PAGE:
Saturday, April 26 - Ed's Pond (Emmett) - 11:00am-3:00pm (Youth Appreciation Day)

Wednesday, April 30 - Williams Pond (Boise) - 4:00pm-8:00pm

More Sturgeon Headed to Snake River

This week, Fishery managers from the Idaho Department of Fish and Game working with the College of Southern Idaho in Twin Falls and Idaho Power will be stocking sturgeon in the Snake River to augment angling opportunities below C.J. Strike Dam and Swan Falls Dam.

The 10 to 20 inch sturgeon are offspring spawned and raised at the College of Southern Idaho as part of their aquaculture teaching program. Wild adult sturgeon are collected by Idaho Power Company from the Snake River in areas where there is poor spawning success. Eggs are collected via a caesarean method and spawned adult sturgeon are then returned to the Snake River. The program has enhanced sturgeon fisheries from below Swan Falls Dam all the way up the Snake River to Idaho Falls.

One hundred 1-year old sturgeon will be released below C.J. Strike Dam, and three hundred will be released below Swan Falls Dam.

In both reaches, the white sturgeon population has dropped, mostly due to poor water quality, infrequent high spring flows, disrupted temperature regimes and lack of access to quality spawning areas. By planting sturgeon raised at CSI, Fish and Game hopes to maintain a strong enough population to allow anglers to continue participating in the catch-and-release fishery.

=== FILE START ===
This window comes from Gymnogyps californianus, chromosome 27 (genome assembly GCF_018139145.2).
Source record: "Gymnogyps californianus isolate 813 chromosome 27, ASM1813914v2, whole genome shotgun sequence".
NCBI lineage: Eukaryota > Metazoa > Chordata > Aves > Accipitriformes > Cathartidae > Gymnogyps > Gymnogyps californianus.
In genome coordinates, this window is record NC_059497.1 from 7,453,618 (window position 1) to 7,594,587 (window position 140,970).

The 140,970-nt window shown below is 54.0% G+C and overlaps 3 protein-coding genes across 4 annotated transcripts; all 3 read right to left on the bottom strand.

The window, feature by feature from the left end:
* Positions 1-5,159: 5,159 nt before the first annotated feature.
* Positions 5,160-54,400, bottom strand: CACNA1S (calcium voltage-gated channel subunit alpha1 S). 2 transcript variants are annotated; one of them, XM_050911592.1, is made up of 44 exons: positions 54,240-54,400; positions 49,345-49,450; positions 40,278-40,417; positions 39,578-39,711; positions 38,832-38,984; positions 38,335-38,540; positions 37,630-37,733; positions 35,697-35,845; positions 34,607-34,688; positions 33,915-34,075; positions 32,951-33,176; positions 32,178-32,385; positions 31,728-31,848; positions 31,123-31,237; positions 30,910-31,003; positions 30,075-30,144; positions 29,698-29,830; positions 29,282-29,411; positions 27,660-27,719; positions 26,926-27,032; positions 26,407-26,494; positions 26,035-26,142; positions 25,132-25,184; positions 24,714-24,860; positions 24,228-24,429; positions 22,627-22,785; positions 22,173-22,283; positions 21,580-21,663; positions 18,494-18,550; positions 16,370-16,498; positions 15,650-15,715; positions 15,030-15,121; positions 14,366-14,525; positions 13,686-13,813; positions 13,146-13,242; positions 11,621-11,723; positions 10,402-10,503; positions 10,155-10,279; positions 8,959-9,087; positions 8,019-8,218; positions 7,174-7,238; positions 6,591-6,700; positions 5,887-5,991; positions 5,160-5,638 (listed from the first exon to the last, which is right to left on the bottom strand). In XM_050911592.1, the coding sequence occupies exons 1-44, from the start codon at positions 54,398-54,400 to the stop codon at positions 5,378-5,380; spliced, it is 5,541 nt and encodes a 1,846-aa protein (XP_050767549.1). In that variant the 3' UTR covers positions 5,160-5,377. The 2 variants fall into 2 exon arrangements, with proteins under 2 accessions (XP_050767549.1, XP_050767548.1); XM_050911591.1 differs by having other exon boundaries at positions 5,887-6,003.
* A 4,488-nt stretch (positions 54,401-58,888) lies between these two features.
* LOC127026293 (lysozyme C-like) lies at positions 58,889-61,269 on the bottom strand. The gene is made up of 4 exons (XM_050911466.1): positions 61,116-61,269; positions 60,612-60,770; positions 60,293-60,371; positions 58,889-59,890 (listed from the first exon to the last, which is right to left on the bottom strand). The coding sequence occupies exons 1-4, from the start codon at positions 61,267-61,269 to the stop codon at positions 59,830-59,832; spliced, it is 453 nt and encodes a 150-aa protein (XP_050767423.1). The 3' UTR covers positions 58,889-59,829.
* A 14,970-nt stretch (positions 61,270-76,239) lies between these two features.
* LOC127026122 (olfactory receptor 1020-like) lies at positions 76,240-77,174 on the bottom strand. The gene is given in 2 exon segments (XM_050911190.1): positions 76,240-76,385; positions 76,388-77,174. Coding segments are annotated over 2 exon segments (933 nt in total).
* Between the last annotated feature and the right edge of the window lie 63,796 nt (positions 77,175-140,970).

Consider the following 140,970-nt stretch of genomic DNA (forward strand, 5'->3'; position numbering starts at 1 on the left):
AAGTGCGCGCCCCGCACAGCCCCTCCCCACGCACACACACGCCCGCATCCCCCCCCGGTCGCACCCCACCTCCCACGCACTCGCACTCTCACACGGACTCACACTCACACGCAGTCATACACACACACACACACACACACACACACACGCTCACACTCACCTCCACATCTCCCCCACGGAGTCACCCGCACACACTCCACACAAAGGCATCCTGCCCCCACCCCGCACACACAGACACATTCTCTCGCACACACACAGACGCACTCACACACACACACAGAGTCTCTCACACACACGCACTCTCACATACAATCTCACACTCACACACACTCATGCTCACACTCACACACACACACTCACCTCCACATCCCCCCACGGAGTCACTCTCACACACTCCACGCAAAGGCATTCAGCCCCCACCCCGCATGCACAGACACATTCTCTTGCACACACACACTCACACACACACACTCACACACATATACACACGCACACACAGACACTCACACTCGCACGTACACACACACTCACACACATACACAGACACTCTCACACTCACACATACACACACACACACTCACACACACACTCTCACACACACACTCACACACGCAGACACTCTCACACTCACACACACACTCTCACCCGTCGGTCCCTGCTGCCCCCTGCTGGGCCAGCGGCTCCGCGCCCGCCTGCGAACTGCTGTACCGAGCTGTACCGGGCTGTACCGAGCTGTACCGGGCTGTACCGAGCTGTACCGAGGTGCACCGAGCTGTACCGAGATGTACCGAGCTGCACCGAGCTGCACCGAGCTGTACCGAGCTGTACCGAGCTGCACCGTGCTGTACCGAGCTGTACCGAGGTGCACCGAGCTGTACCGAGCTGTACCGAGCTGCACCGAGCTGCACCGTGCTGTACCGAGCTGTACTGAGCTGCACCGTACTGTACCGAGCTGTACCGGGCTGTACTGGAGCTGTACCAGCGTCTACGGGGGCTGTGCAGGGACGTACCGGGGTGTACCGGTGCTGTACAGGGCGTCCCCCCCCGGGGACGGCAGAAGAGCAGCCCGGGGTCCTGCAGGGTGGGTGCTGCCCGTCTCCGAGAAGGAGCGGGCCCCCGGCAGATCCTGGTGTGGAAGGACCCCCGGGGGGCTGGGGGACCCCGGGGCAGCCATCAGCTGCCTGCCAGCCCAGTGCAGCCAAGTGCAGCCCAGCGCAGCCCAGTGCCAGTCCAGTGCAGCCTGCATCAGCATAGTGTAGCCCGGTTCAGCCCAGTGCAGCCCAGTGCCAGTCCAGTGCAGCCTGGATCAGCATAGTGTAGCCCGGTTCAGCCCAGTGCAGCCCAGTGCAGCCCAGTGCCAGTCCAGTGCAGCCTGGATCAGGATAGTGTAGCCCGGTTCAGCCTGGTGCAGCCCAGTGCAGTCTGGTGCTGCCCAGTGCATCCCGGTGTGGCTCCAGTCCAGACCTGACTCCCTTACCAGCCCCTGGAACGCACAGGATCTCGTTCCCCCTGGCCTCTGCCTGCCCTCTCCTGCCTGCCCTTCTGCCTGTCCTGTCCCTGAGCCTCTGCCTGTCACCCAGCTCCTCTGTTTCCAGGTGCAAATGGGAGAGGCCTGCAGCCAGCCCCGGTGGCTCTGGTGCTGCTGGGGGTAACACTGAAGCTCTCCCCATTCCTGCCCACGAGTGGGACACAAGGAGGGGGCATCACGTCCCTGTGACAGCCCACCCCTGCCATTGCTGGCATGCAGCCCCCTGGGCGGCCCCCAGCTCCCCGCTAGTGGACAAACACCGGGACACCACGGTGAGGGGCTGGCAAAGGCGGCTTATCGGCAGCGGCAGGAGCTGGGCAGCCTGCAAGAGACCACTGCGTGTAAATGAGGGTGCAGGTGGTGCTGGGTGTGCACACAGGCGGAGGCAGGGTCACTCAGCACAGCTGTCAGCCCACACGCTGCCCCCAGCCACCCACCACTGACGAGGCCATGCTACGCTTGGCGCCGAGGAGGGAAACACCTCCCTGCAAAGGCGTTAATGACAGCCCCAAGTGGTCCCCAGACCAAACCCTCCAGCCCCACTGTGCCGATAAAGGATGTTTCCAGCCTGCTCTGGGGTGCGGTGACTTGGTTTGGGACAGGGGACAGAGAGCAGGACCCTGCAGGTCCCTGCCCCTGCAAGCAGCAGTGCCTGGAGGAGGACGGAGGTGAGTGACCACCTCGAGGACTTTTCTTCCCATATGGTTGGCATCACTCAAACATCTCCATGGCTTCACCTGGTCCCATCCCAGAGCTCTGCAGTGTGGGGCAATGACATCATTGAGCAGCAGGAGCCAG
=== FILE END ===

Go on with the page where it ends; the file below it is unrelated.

For more information on fishing for white sturgeon in Idaho check out this link on the Fish and Game website: http://fishandgame.idaho.gov/public/fish/sturgeonFishingTips.pdf

Ask Fish and Game - Ten, Eleven Year Olds Hunting

Q: Since the legislature passed a law saying ten and eleven year olds can hunt big game in Idaho, can they apply for a controlled hunt tag in the upcoming draw for goats, sheep and moose?

A: Not yet. The new law lowering the legal age for hunting big game in Idaho does not take effect until July 1, 2014. Ten and eleven year olds will be eligible to purchase big game tags available only after that date.

Southern Portion of Egin-Hamer Closure Area to Open April 1

Even though the winter appeared mild down on desert near St. Anthony, it is still lingering up in the highlands and natural resource managers at the Bureau of Land Management (BLM) and the Idaho Department of Fish & Game (IDFG) are working to ensure that wintering big games herds remain protected as long as possible and urge outdoor recreationalists to honor existing closure dates as they relate to the Egin-Hamer closure and St. Anthony Sand Dunes.

That portion of the Egin-Hamer Closure Area that is south of the Egin-Hamer Road will open on schedule at sunrise on April 1st. The area north of the road surrounding the dunes remains closed until sunrise on May 1st. Maps of the closure are available at the regional IDFG and BLM Offices in Idaho Falls. The closure is patrolled not only by law enforcement officers from BLM and IDFG, but also the Fremont County Sheriff_s Department.